Inexperienced swimmers often tend to hold their breath while they swim, releasing the contents of their lungs in a burst just before rotating their head and body to inhale. This results in several negative outcomes for the swimmer.
First, the length of time that is available for taking in oxygen (during the recovery phase) is determined by the swimmers stroke rate. If part of that time is spent expelling air from the lungs, then the time for taking in air is reduced. The only way for the swimmer to get a full inhale is to slow their stroke on the breathing side resulting in an uneven stroke.
Second, one of the best ways to remain relaxed while swimming is to maintain a long exhale. (Try it now: inhale deeply, then let out a long, steady exhale. The point of relaxation comes at the end of the exhale, right?) The longer the athlete swims, the more stress they will accumulate.
Third, by holding their breathe, the swimmer begins to rely on the buoyancy of their lungs to remain close to the surface of the water as opposed to using their stroke and kick to accomplish this. As the athlete continues to swim, their body position in the water will begin to sag as the volume of air being inhaled decreases.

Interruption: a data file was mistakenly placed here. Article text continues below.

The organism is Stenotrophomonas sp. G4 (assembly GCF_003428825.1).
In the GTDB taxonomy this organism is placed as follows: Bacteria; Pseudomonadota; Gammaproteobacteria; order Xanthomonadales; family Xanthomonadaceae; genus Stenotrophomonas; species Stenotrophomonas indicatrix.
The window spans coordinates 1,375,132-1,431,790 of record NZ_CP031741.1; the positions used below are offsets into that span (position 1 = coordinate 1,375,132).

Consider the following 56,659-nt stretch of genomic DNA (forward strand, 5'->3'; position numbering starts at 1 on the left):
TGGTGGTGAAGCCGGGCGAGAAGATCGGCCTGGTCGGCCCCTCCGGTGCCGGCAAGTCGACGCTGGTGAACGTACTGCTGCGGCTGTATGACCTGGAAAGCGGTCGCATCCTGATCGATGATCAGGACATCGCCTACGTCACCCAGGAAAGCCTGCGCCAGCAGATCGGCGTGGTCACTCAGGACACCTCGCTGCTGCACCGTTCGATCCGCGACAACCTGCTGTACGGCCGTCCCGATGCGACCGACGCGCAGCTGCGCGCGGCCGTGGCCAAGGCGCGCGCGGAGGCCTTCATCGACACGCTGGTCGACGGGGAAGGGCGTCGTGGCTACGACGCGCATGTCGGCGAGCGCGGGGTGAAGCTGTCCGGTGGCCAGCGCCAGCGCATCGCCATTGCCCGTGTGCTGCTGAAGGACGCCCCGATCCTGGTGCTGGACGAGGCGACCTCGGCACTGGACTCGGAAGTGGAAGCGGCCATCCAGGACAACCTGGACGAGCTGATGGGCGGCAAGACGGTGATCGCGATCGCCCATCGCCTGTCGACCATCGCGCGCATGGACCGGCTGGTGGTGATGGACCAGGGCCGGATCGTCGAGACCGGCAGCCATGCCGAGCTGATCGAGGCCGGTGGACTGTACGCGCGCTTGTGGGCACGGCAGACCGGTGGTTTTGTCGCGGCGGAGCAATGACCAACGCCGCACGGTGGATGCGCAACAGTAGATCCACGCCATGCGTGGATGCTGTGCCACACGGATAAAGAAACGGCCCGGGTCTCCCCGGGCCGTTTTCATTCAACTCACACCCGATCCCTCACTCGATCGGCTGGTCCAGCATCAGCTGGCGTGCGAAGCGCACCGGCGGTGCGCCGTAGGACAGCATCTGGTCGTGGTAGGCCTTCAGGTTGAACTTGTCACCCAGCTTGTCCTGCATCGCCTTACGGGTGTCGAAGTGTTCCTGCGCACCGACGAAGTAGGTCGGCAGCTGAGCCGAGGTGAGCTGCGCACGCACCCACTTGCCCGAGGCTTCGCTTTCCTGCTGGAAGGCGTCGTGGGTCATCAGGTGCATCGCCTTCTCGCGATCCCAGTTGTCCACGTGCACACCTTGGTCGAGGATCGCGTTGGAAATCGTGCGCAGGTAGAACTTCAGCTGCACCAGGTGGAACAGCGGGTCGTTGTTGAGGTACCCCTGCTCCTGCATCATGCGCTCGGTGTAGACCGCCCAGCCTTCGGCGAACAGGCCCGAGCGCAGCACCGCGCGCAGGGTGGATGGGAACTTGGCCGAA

I would propose that an alternative to this is to focus on the breathing and to maintain an uneven count where the time of exhalation is slightly longer than the inhalation. Example: while swimming freestyle and using a breath-every-three pattern, exhale continuously while your face is in the water, counting each stroke as one beat. This will result in a three out/one in pattern. A drill that can be used to practice this is to kick on your side for 6 beats(or kicks) then rotate to the other side for 6 beats. While doing this, have your face up for the first two beats, then turn your face to the bottom of the pool for four beats and exhale continuously until you rotate your body on the next count of six.
I find that this technique also works well for cycling and running. Focus on your breathing and practice exhaling smoothly for a count of four and inhaling strongly for a count of three. (Or if you are running harder, use 3-out/2-in instead.) See if this helps keep you relaxed and breathing deeper during your next hard interval.
Thanks for reading and please feel free to add your comments